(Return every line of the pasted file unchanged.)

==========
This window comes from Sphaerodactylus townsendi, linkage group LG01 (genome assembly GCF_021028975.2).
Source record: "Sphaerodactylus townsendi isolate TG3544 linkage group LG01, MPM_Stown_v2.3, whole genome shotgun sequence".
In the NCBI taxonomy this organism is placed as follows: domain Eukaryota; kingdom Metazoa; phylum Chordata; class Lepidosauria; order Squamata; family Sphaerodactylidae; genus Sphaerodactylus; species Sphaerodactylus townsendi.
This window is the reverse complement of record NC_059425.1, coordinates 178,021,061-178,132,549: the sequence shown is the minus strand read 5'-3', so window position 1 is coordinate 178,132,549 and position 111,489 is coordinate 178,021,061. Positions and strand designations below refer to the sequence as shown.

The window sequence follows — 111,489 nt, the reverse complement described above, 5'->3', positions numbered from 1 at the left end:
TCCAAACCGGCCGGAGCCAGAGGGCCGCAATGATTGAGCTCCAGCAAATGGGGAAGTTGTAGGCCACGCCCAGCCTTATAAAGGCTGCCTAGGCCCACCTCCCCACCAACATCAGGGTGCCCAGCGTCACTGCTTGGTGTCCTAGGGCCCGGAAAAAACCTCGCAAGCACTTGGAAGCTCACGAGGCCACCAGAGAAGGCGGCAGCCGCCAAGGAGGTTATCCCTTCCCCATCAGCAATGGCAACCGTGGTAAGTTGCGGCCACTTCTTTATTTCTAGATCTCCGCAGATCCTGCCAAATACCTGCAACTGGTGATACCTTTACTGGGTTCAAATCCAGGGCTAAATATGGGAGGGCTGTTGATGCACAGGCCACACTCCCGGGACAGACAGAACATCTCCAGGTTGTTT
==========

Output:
This window comes from Sphaerodactylus townsendi, linkage group LG01 (genome assembly GCF_021028975.2).
Source record: "Sphaerodactylus townsendi isolate TG3544 linkage group LG01, MPM_Stown_v2.3, whole genome shotgun sequence".
In the NCBI taxonomy this organism is placed as follows: domain Eukaryota; kingdom Metazoa; phylum Chordata; class Lepidosauria; order Squamata; family Sphaerodactylidae; genus Sphaerodactylus; species Sphaerodactylus townsendi.
This window is the reverse complement of record NC_059425.1, coordinates 178,021,061-178,132,549: the sequence shown is the minus strand read 5'-3', so window position 1 is coordinate 178,132,549 and position 111,489 is coordinate 178,021,061. Positions and strand designations below refer to the sequence as shown.

The window sequence follows — 111,489 nt, the reverse complement described above, 5'->3', positions numbered from 1 at the left end:
TCCAAACCGGCCGGAGCCAGAGGGCCGCAATGATTGAGCTCCAGCAAATGGGGAAGTTGTAGGCCACGCCCAGCCTTATAAAGGCTGCCTAGGCCCACCTCCCCACCAACATCAGGGTGCCCAGCGTCACTGCTTGGTGTCCTAGGGCCCGGAAAAAACCTCGCAAGCACTTGGAAGCTCACGAGGCCACCAGAGAAGGCGGCAGCCGCCAAGGAGGTTATCCCTTCCCCATCAGCAATGGCAACCGTGGTAAGTTGCGGCCACTTCTTTATTTCTAGATCTCCGCAGATCCTGCCAAATACCTGCAACTGGTGATACCTTTACTGGGTTCAAATCCAGGGCTAAATATGGGAGGGCTGTTGATGCACAGGCCACACTCCCGGGACAGACAGAACATCTCCAGGTTGTTT